LEADING THE WAY

Ohio State helps solve infant mortality puzzle.

Recent CDC data put Ohio's infant mortality rate among the highest in the country.

One indicator of a community's overall health is its infant mortality rate, the number of deaths per live births among babies under a year old. Recent CDC data put Ohio's infant mortality rate among the highest in the country, although the most recent data in certain areas of the state, including Franklin County, shows significant improvements.

Ohio State is dedicated to being part of the solution to reduce infant mortality by working together with community partners and fellow health systems to improve the health of mothers and babies throughout our state.

At The Ohio State University Wexner Medical Center, infant mortality has fallen by more than half since 2011, even as Ohio State remains the destination for central Ohio's most high-risk pregnancies.

"Ohio State has found significant reductions in prematurity and NICU stays year after year – an all-around win," says Stephen Thung, MD, a maternal-fetal medicine specialist at the medical center.

Ohio State's breakthrough strategies began with the first effective medication to reduce premature births, the leading cause of infant death.

Research breakthroughs reduce premature births across the country

Starting in 1992, Jay Iams, MD, led the Ohio State team for a large National Institutes of Health research effort to study how progesterone would affect women at risk for delivering prematurely.

"Results were so quickly conclusive that the oversight committee stopped our study ahead of time," says Iams, a now-retired maternal-fetal medicine specialist and a professor emeritus at The Ohio State University.

Today, progesterone treatment is the standard of care nationwide for those high-risk patients. This standard was developed here at Ohio State.

Iams also discovered how to determine which women are high-risk. Premature delivery was an established risk factor, but he found that a short cervix in the second trimester was another predictor of preterm delivery.

"This research revolutionized our care, and we're now offering screening for all mothers," Thung says.

To improve accountability and to implement these practices throughout Ohio, Ohio State partnered with the Ohio Perinatal Quality Collaborative (OPQC).

"The OPQC is quality improvement," says Iams, who leads the OPQC's obstetrics arm. "It uses research-based guidelines, making the right thing to do the easiest, automatic thing to do."

OPQC initiatives have begun driving sharp drops in Ohio's births before 32 weeks and births unnecessarily induced before 39 weeks. Efforts to improve birth-data measurements have made Ohio's birth registry among the best in the nation.

“At The Ohio State University Wexner Medical Center, infant mortality has fallen by more than half since 2011, even as Ohio State remains the destination for central Ohio's most high-risk pregnancies.” Click to tweet this story

What's left to improve?

Some populations have seen little decrease in infant mortality.

"I once thought I could just prescribe something and everything would improve," Iams says. "Now that we've done that for many years without enough payoff, I'm convinced that the payoff needs to come from removing social determinants."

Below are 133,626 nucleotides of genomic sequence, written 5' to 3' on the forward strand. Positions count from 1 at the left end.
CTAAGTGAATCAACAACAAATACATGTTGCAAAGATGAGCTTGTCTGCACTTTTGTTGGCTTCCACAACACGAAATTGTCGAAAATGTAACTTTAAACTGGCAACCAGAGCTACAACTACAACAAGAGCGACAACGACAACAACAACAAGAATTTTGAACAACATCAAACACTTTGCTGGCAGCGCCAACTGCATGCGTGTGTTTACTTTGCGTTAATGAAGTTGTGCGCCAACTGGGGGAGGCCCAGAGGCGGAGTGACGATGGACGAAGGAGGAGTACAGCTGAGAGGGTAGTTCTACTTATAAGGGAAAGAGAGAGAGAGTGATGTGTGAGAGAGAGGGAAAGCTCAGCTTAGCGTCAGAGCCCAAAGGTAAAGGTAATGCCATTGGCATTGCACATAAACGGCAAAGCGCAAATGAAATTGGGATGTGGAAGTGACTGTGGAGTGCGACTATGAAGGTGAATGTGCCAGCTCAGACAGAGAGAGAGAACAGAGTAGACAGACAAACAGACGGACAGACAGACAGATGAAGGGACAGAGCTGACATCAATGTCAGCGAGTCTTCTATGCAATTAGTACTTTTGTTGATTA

Those social determinants of health include poor housing, food insecurity, lack of transportation, low education levels, unemployment and challenging access to health care.

At work to address these issues are Twinkle French Schottke and Patricia Gabbe, MD, who run Moms2B, a program within the Department of Obstetrics and Gynecology at Ohio State.

Moms2B founder Gabbe, a pediatrician as well as a clinical researcher and professor at The Ohio State University, collaborates with Moms2B Director Schottke to design weekly sessions in eight high-risk neighborhoods.

In church halls and community health centers, a team of health professionals meets with moms from pregnancy through their babies' first birthdays, providing them with free access to portable cribs, healthy meals and consistent education about prenatal care, safe sleep, nutrition, smoking cessation, breastfeeding and reproductive health.

Its first site, Weinland Park, saw a five-fold reduction in infant mortality in Moms2B's first four years. Moms2B babies are better prepared for kindergarten, and moms exposed to Moms2B see significantly lower rates of preterm birth than other moms in their neighborhoods.

Schottke, an Ohio State infant mental health specialist, believes the high rates of infant mortality simply show where such programs haven't yet reached at-risk moms.

"When I see that a baby has died," Schottke says, "in addition to the grief that accompanies infant death, I just think, ‘Oh, no. We didn't get to that one.'"

Iams says these efforts have produced tremendous progress, but the work to reduce infant mortality is far from finished.

"Medical interventions during pregnancy are not enough," he says. "We need to address the social issues that affect so many pregnant women, in family support, housing, transportation and food security. That's what we can really improve in Ohio."

The Ohio State blueprint to address community-health crises is stretching to the far corners of our community, the state of Ohio and beyond.

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